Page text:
I am Victor Siber, Senior Corporate Counsel for the International Business Machines Corporation. My comments do represent the views of IBM.
The IBM Corporation spent 6.5 billion dollars on research and development in 1962. In that same year, over 22,000 software programmers were employed by the company, and we sold approximately 18.5 billion dollars of software products and services. So obviously, we are intensely interested in the subject matter of these hearings.
We protect the detailed expression in every one of our software products by copyright. And approximately 3 to 5 percent of these programs contain new and unobvious functions that are protected by patent. Patent coverage on these inventive functions protects our investment, gives us important business leverage, as well as access into foreign markets.
I understand that this hearing was scheduled, in part, to address questions raised by some broad software patents that have recently issued. These patents are alleged to cover old processes. The response by some is to call for changes in the law to prevent the issuance of patents in this technology.
In the short term that would hurt the U.S. computer industry. And in the long term all industries that use computers to gain competitive advantage will suffer.
The argument over these controversial patents is not that they cover unpatentable abstractions. These patents cover quite useful functions, which others in the industry want to use. The issue, and the key to the controversy is something quite different: whether these patents cover truly new and nonobvious functions and thereby add something to the useful arts. In the final analysis that is the job expected from the U.S. Patent and Trademark Office. And it is a job that is doable.
The United States was the first and continues to be the global leader in computer hardware and software technology. This technology is important not only in itself, but as a driver of innovation in other fields. And today, it is facing stronger and broader global competition. As the industry matures and competition from overseas increases, patents will be the key to protecting the most valuable US-originated innovations.
You have posed a number of questions at the today. Beginning with Question 3 relating to altering the standards for patent eligibility for software-related inventions, I want to make it clear that we completely oppose such a proposal.
Going into the next century, the key inventions will be in information processing. Altering the standards for patent eligibility for software-related inventions will shift investment away from this area.
The purpose of research and development in any technology is to gain an advantage over your competitor. But if your competitor can legitimately copy the fruits from your R&D and can create a product that can compete head-on with your product while you are still trying to build a market for the product, then you've lost.
The long term value of R&D in the marketplace is in the new functions implemented by software. If such new functions are protected, investment flows to the industry. If not, investment will dry up.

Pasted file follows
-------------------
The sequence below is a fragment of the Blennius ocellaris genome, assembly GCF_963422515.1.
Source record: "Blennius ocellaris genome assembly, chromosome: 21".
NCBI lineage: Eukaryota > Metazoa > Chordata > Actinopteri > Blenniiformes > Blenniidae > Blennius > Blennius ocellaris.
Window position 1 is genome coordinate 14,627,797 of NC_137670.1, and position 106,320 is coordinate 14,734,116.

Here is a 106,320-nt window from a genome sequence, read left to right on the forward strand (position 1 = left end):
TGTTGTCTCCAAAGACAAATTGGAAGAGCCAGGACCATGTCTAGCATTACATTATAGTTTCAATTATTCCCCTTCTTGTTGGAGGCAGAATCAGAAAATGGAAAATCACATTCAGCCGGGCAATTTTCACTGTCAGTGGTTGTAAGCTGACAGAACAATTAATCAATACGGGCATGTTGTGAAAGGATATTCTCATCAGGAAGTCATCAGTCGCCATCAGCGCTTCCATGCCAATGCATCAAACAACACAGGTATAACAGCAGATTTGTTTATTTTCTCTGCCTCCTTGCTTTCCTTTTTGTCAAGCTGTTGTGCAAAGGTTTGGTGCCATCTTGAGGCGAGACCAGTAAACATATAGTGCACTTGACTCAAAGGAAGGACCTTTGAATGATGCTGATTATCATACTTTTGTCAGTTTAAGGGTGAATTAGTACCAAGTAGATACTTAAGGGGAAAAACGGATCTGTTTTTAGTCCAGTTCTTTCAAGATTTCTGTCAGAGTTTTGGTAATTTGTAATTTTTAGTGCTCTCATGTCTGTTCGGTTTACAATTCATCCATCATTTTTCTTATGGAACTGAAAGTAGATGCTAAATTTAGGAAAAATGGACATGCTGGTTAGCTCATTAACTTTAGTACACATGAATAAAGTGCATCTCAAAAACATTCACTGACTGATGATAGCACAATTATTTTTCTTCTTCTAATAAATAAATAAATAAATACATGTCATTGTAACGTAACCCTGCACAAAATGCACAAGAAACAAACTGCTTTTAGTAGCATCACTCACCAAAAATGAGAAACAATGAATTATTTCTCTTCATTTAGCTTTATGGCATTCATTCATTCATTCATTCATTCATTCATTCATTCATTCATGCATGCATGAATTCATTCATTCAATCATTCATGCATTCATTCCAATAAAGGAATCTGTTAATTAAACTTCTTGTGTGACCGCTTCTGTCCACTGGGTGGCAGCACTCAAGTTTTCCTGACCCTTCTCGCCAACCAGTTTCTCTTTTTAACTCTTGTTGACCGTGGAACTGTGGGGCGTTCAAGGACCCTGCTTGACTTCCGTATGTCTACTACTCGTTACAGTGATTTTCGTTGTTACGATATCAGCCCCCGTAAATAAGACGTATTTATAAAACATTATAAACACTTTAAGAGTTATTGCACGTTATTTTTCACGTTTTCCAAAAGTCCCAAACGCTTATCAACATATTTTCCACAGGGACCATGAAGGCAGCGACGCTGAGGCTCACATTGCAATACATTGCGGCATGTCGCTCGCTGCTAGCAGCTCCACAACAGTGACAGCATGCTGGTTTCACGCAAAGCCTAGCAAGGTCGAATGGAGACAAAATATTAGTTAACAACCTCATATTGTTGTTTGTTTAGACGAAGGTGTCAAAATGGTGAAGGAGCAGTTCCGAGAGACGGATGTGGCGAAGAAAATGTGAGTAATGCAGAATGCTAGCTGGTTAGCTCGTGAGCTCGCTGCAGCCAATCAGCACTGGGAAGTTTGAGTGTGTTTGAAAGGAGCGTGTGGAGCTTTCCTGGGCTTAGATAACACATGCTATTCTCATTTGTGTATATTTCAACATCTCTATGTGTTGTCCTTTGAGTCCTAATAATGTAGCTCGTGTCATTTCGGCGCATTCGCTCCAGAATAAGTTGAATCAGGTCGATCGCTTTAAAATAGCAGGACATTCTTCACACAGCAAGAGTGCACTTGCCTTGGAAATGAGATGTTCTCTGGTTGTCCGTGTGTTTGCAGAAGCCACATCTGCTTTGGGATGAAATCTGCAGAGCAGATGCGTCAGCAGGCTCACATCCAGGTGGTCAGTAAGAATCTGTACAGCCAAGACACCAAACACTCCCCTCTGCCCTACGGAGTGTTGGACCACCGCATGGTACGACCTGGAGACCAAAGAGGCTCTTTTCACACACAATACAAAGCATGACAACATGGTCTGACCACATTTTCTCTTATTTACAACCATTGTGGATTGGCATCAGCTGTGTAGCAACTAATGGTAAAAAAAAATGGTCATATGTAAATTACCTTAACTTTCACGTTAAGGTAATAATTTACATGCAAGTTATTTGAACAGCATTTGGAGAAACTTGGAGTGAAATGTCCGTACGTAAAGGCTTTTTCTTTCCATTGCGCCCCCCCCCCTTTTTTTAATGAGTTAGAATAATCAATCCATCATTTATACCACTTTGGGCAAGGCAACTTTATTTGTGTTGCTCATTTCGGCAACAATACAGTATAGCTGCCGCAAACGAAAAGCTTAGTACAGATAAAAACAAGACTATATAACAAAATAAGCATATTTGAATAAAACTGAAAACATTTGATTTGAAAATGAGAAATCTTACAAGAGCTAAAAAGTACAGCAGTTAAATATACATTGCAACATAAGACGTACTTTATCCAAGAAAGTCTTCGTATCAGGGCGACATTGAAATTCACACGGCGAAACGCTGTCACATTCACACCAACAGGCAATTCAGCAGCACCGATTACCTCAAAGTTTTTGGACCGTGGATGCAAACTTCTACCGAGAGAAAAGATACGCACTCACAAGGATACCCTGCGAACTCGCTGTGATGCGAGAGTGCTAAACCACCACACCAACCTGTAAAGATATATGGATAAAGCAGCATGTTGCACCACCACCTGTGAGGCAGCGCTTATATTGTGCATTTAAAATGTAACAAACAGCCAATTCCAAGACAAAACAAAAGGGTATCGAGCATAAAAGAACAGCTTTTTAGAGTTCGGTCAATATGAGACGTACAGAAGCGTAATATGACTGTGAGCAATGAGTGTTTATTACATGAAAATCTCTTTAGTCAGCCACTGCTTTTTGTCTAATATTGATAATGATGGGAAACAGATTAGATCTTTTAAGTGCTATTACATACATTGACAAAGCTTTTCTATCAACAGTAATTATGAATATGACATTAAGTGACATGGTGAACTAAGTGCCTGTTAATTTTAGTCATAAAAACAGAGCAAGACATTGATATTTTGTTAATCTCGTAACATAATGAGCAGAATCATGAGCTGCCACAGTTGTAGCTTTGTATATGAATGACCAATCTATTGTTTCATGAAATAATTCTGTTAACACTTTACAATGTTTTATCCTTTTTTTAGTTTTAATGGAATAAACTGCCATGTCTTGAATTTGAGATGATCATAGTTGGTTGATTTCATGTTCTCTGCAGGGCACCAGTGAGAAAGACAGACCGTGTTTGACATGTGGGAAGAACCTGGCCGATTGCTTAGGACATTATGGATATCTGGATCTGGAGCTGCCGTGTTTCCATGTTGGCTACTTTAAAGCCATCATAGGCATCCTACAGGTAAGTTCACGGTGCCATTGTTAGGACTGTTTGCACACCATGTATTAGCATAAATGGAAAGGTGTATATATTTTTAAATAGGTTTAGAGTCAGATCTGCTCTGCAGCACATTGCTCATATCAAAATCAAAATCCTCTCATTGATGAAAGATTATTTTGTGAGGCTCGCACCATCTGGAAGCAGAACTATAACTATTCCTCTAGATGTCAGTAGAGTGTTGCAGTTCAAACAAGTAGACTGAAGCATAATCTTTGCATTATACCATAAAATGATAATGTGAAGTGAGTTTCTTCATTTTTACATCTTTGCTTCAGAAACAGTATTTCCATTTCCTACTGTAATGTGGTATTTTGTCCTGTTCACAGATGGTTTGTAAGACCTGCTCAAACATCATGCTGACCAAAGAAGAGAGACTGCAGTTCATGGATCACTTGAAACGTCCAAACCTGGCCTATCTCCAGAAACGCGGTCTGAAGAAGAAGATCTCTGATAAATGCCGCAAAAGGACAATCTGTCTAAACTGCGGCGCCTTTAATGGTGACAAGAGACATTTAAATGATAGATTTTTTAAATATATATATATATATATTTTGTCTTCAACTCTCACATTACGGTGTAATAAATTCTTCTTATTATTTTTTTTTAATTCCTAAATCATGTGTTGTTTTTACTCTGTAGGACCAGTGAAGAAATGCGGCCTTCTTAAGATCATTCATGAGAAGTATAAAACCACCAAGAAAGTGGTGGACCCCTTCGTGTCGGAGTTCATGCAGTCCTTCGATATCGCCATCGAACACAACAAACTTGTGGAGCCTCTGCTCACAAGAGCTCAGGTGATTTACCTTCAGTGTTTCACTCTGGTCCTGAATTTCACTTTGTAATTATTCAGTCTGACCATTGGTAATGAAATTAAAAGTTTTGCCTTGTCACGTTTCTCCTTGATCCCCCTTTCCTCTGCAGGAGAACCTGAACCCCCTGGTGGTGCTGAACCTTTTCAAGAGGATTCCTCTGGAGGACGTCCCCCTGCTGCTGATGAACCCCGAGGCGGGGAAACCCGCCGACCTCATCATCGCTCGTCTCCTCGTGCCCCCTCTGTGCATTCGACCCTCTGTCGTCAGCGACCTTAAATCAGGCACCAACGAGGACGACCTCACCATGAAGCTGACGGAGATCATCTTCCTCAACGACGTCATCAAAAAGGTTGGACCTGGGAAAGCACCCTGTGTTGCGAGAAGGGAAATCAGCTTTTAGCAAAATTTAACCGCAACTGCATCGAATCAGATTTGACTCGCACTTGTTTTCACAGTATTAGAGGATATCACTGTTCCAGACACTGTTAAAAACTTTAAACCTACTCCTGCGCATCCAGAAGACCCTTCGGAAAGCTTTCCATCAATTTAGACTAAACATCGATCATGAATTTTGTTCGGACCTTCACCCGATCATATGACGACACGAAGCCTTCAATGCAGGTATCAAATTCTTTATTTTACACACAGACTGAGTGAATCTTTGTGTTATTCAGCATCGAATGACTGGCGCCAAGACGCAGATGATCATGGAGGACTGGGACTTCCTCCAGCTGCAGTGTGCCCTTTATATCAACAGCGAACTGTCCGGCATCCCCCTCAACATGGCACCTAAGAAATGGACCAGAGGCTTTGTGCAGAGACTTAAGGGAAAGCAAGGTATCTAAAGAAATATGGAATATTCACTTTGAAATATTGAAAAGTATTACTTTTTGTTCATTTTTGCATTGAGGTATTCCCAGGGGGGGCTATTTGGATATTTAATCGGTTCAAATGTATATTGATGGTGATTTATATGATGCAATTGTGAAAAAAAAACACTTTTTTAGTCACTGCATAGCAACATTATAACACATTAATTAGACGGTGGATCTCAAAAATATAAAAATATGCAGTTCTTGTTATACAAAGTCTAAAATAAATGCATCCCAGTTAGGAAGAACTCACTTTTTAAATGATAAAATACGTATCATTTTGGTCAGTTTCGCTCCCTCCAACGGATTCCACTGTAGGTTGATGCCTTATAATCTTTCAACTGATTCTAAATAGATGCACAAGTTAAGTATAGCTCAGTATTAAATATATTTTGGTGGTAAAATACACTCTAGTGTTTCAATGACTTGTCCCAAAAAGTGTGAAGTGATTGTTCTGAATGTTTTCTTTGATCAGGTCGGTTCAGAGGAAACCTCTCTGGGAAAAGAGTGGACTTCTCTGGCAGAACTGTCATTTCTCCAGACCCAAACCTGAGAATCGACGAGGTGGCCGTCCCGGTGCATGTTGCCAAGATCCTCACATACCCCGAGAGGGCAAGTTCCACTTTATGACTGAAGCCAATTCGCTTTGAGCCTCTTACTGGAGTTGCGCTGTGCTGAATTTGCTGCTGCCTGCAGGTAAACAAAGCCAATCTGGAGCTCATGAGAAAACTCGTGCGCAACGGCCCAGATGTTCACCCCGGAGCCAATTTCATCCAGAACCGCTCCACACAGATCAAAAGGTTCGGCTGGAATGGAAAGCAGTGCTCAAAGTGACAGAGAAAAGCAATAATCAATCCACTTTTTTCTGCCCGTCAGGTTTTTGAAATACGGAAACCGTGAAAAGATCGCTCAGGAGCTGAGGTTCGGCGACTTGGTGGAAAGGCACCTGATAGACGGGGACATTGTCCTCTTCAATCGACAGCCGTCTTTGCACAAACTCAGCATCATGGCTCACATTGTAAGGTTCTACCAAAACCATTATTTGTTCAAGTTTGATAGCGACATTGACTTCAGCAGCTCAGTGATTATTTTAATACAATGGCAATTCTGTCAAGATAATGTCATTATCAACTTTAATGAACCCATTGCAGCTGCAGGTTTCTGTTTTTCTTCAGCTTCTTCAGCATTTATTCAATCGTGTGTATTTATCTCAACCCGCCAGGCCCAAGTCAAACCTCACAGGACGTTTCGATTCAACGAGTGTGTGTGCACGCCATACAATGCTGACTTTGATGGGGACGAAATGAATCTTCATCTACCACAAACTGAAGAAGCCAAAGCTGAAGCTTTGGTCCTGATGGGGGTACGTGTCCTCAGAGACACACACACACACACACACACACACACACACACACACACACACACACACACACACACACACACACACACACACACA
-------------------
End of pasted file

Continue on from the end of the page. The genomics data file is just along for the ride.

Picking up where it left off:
There are several other points I want to make on this issue. We can't divorce computer program-related inventions from computer hardware and other microprocessor inventions. The overlap between the two is so great that cutting back on one automatically cuts back on the other.
An alteration in the standards for patent eligibility will also put the courts and your office in a quandary. That is because computer program-related inventions can be implemented in either hardware or software. Applicants will simply cast their patent claims in terms of electrical circuitry. And if you limit claim coverage over computer program implementations of circuit inventions, you will turn electrical patents into nullities, because the circuit functions can be implemented by a programed computer.
Furthermore, if process patents cannot reach computer implementations of the process steps, there will be a negative impact on every industry that uses computer-controlled industrial processing or uses microprocessors in their products.
From an international standpoint, a cut-back on patent eligibility for computer program-related inventions sets a truly unfortunate precedent for the developing world. It would violate GATT and NAFTA provisions that prohibit discrimination of patent eligibility based on technology. The biotechnology area provides a graphic example of what happens when countries limit protection for a technology. Leading European companies working in this area of technology simply moved their biotech R&D operations to the United States.
Concerning the issue of sui generis protection, replacing patent protection for new and unobvious program and process functions, and replacing copyright protection for the original expression contained in computer programs with some form of sui generis right would be devastating to the industry.
In a single act, U.S. industry would unilaterally be disarmed relative to our competitors in Japan and Europe. We would lose patent priority rights in the 114 countries of the Paris Convention, and we would lose the copyright protection automatically afforded American program works in 102 countries as required by the Berne Copyright Convention.
As you know, the Trilateral Work Studies conducted jointly by the U.S. PTO and the Japanese Patent Office and the European Patent Office, concluded that the standards for patentability in the area of software-related inventions are generally the same except at the far margins.